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pencil beam scanning Archives - Provision CARES Proton Therapy Center

Provision experts featured at proton therapy conference

By | Cancer, Clinical Trials, Market, Niek Schreuder, ProNova, Proton Therapy, research, side effects, Survivors | No Comments

Three years after Provision opened the doors of its proton therapy center, awareness and demand for the treatment are growing—as is evidence of its effectiveness in treating various cancers, including prostate cancer and breast cancer.

At the National Association for Proton Therapy conference last week, Provision was well represented as employees spoke about ways technology, marketing and research are continuing to help boost proton therapy’s presence and use in providing quality care. Read More

While you are sleeping…

By | Cancer, Clinical Care, Innovation, Patient Experience, Technology, Uncategorized | No Comments

At 9:45 pm, when only the guard keeps watch over the empty lobby and a few therapists tie up loose ends at the end of a long day, they arrive—mostly young, jeans-clad, ready to do the behind-the-scenes, after-hours work that keeps Provision treating cancer patients.

Tonight’s four-man night crew is among 12 total IBA employees responsible for the treatment gantries, cyclotron, and larger proton therapy system—manufactured by Belgium-based IBA—that make proton therapy possible. They work in three shifts, starting at 5:30 a.m. and 1:30 and 10:00 p.m., rotating crews every three weeks. They are little seen behind the closed doors of their control room and in the bowels of the facility’s equipment rooms, but the team is crucial to ensuring patients receive treatment on time and at the correct dose.

Tonight’s night shift is made up of Jake Storey, operator technician; Micah Veilleux, software systems engineer; Jeremy Cheatham, beam physicist; and Troy Brown, systems engineer specializing in robotics.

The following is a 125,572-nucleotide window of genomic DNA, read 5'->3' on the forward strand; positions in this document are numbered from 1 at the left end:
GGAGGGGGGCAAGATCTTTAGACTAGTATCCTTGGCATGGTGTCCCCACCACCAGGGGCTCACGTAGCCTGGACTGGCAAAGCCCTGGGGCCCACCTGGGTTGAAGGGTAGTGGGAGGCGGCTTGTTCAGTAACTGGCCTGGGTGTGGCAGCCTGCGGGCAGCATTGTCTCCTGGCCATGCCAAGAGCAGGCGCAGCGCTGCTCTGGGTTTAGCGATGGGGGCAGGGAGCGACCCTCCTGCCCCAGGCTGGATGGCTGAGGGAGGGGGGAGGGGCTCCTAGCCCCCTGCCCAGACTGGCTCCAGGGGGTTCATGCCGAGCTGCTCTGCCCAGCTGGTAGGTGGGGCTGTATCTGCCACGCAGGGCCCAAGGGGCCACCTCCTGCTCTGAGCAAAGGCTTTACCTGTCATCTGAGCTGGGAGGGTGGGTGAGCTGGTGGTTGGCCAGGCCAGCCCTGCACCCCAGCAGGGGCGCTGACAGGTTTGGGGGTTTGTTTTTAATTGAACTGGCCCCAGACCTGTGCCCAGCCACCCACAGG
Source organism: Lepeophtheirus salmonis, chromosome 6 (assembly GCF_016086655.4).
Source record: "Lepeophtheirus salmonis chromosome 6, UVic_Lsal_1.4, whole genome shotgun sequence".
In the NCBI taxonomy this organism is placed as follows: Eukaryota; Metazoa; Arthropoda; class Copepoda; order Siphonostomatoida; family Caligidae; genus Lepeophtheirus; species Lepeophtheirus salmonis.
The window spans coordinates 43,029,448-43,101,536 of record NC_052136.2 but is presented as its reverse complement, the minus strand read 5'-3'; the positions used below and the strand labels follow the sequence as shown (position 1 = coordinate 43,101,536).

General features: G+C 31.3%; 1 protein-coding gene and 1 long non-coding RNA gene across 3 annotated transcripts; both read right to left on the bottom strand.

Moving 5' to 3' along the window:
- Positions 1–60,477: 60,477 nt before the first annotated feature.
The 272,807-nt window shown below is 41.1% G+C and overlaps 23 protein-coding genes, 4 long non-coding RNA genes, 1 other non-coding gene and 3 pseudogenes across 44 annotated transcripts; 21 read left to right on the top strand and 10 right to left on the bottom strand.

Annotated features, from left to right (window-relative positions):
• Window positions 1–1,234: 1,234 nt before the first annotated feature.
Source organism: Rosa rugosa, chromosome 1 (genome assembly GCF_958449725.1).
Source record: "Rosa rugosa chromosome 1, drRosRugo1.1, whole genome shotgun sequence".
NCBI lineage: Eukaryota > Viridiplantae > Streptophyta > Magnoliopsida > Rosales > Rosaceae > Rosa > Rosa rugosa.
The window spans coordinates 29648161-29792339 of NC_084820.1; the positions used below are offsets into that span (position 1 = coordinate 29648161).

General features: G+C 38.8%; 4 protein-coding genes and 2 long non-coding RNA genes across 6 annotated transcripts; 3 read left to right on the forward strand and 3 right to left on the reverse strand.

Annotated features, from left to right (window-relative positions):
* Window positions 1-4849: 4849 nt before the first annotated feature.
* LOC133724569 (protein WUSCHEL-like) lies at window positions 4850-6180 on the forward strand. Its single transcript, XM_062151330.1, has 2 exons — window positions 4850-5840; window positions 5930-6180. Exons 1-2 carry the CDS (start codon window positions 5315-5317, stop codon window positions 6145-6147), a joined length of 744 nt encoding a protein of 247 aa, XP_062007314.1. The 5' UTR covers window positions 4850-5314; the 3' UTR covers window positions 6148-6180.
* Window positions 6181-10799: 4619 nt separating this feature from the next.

On this particular evening, Veilleux has preparations for a software system upgrade on his to-do list, while Storey reviews scheduled maintenance tasks such as blowing dust out of the control units, greasing hinges and checking or recalibrating various pieces of equipment.

The big job at hand, though, is dealing with recent challenges presented by IBA’s decision to change out the deflector in the cyclotron. The component, which helps channel protons to the patient target, was acting up at some other IBA sites, so the company chose to upgrade the part in all of its machines. That has resulted in a shutdown and a significant problem to solve in the coming hours. Read More

My Proton Therapy Journey: Niek Schreuder

By | Clinical Care, Culture of Care, Proton Therapy, Technology, Uncategorized | No Comments

Niek Schreuder, M.Sc. DABR, vice president and chief medical physicist, is a board-certified medical physicist at Provision Center for Proton Therapy in Knoxville.  He explains, in his own words, his career path into proton therapy.

I started my career in medical physics in South Africa in 1988 when I decided to change from health physics – where one tries to limit radiation to people – to medical physics – where one applies radiation to people.  In 1989 I joined the particle therapy program at the National Accelerator Center in Cape Town, South Africa, now called iThemba labs, and in September 1989 we treated the first patients with high-energy neutrons at that facility in Cape Town.  Soon after that we started developing the proton therapy system and treated the first patients 1993.  The proton facility in Cape Town was, and still is, a truly homemade and pioneering system and remains the only particle therapy facility in the Southern Hemisphere.  Developing that facility taught me the fundamental and basic principles of proton medical physics as well as the electronics involved in making the technology possible.